Reservation point, also known as walk-away point or bottom line, is the lowest price or highest price that a negotiator is willing to accept in a negotiation. In other words, it is the point at which a negotiator would rather walk away from the negotiation than accept a lower or higher offer.
The reservation point is an important concept in negotiation because it helps negotiators to set realistic expectations and to avoid making concessions that they will later regret. It also helps negotiators to identify the zone of possible agreement (ZOPA), which is the range of prices or terms that both parties would be willing to accept.
For example, let’s say you are negotiating the purchase of a car. Your reservation point might be €20,000. This means that you would be willing to pay up to €20,000 for the car, but you would not be willing to pay any more than that. If the seller is unwilling to sell the car for €20,000, you would walk away from the negotiation.
Here are some tips for determining your reservation point:
- Do your research. The more you know about the market value of the item or service you are negotiating for, the easier it will be to determine your reservation point.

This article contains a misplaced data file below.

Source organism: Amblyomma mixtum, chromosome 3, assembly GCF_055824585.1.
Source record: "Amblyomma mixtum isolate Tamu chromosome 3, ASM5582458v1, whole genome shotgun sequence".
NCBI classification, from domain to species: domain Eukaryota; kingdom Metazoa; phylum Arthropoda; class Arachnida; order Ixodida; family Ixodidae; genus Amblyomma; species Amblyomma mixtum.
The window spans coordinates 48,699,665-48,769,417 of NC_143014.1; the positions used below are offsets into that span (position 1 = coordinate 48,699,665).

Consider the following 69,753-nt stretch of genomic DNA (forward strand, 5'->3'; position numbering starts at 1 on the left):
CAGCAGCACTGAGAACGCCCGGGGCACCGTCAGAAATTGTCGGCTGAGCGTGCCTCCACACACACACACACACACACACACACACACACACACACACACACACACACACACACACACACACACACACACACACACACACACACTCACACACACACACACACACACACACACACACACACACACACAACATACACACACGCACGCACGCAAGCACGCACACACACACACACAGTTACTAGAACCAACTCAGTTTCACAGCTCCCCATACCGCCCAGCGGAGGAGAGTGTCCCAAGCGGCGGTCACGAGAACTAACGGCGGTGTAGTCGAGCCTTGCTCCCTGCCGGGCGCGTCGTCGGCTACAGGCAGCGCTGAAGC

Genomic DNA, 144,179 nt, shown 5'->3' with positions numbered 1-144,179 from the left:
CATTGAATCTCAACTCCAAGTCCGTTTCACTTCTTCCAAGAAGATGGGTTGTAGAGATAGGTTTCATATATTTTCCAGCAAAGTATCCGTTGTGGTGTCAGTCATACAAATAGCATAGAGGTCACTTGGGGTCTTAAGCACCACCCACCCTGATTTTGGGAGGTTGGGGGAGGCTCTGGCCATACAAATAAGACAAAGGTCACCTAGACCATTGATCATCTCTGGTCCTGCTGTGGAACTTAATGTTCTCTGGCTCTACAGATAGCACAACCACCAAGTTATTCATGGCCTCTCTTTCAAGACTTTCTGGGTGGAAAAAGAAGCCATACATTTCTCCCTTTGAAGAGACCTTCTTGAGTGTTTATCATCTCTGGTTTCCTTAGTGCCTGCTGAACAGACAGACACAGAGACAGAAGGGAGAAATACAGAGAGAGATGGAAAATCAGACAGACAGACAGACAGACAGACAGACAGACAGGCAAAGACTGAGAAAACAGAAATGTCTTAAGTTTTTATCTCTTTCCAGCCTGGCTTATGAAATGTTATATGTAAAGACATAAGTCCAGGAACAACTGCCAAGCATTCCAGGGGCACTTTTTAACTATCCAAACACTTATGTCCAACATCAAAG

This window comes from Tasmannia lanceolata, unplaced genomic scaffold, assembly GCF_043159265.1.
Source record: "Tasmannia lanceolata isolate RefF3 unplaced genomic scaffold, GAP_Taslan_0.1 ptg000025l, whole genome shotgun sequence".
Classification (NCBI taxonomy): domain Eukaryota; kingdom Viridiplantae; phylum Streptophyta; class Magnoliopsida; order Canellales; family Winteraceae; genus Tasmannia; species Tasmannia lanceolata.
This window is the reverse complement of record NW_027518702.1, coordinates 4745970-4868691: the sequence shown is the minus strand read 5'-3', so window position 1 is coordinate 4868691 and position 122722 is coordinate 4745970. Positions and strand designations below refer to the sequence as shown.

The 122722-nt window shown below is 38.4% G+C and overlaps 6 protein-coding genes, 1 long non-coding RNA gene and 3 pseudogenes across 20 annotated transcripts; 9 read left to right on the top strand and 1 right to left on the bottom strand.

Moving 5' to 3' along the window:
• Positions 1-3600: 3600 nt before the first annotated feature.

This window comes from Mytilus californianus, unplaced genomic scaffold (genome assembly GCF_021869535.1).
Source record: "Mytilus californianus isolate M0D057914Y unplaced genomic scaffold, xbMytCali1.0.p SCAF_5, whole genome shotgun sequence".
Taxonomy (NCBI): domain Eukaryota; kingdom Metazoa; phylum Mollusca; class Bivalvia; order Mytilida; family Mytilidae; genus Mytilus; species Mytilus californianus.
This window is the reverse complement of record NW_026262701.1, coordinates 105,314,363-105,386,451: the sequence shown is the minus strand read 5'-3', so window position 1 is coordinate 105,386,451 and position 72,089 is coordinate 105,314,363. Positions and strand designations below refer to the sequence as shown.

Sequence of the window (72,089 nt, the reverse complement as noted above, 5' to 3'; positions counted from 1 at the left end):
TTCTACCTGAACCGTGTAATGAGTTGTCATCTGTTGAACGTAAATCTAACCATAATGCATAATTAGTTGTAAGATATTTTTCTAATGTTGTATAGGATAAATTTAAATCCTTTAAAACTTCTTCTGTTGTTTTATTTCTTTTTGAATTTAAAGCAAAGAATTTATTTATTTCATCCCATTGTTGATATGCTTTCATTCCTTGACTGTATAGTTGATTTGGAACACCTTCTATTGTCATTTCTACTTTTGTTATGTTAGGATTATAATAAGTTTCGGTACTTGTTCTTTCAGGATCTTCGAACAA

- Consider your BATNA. What is your best alternative to a negotiated agreement? If you have a strong BATNA, you will be in a better position to negotiate a favorable agreement.
- Be realistic. Don’t set your reservation point too high or too low. If you set it too high, you may miss out on a good deal. If you set it too low, you may end up paying more than you should.
By following these tips, you can determine your reservation point and increase your chances of success in negotiation.
Here is an illustrative example of a reservation point:
- A seller’s reservation point might be the market value of the item they are selling or its price/cost.
- A buyer’s reservation point might be the budget they have for the transaction.
- A union’s reservation point might be the lowest wage increase they are ready to accept.
- A company’s reservation point might be a certain level of cost.
The reservation point can vary depending on the specific situation. However, in general, a good reservation point will be realistic and will allow the negotiator to walk away from the negotiation if they do not get a favorable agreement.